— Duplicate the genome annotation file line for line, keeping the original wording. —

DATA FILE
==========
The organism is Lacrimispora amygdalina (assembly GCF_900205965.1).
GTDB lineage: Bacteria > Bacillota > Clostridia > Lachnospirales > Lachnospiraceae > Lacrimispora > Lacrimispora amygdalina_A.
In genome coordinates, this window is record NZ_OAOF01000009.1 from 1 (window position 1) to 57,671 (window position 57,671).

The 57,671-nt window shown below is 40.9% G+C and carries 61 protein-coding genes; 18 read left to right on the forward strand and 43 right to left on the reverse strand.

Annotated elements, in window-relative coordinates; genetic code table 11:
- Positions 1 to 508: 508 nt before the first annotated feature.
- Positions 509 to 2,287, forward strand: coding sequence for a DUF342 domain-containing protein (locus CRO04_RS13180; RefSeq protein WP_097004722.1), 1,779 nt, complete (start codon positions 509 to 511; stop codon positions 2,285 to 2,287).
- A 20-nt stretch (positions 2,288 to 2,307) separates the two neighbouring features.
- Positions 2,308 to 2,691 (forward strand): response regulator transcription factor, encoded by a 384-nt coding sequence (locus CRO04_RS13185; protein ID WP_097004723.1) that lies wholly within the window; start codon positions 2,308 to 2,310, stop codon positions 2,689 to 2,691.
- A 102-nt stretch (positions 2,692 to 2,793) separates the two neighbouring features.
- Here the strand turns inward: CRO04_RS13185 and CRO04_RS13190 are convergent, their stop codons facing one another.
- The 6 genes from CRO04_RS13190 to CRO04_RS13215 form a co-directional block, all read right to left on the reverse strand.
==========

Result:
The organism is Lacrimispora amygdalina (assembly GCF_900205965.1).
GTDB lineage: Bacteria > Bacillota > Clostridia > Lachnospirales > Lachnospiraceae > Lacrimispora > Lacrimispora amygdalina_A.
In genome coordinates, this window is record NZ_OAOF01000009.1 from 1 (window position 1) to 57,671 (window position 57,671).

The 57,671-nt window shown below is 40.9% G+C and carries 61 protein-coding genes; 18 read left to right on the forward strand and 43 right to left on the reverse strand.

Annotated elements, in window-relative coordinates; genetic code table 11:
- Positions 1 to 508: 508 nt before the first annotated feature.
- Positions 509 to 2,287, forward strand: coding sequence for a DUF342 domain-containing protein (locus CRO04_RS13180; RefSeq protein WP_097004722.1), 1,779 nt, complete (start codon positions 509 to 511; stop codon positions 2,285 to 2,287).
- A 20-nt stretch (positions 2,288 to 2,307) separates the two neighbouring features.
- Positions 2,308 to 2,691 (forward strand): response regulator transcription factor, encoded by a 384-nt coding sequence (locus CRO04_RS13185; protein ID WP_097004723.1) that lies wholly within the window; start codon positions 2,308 to 2,310, stop codon positions 2,689 to 2,691.
- A 102-nt stretch (positions 2,692 to 2,793) separates the two neighbouring features.
- Here the strand turns inward: CRO04_RS13185 and CRO04_RS13190 are convergent, their stop codons facing one another.
- The 6 genes from CRO04_RS13190 to CRO04_RS13215 form a co-directional block, all read right to left on the reverse strand.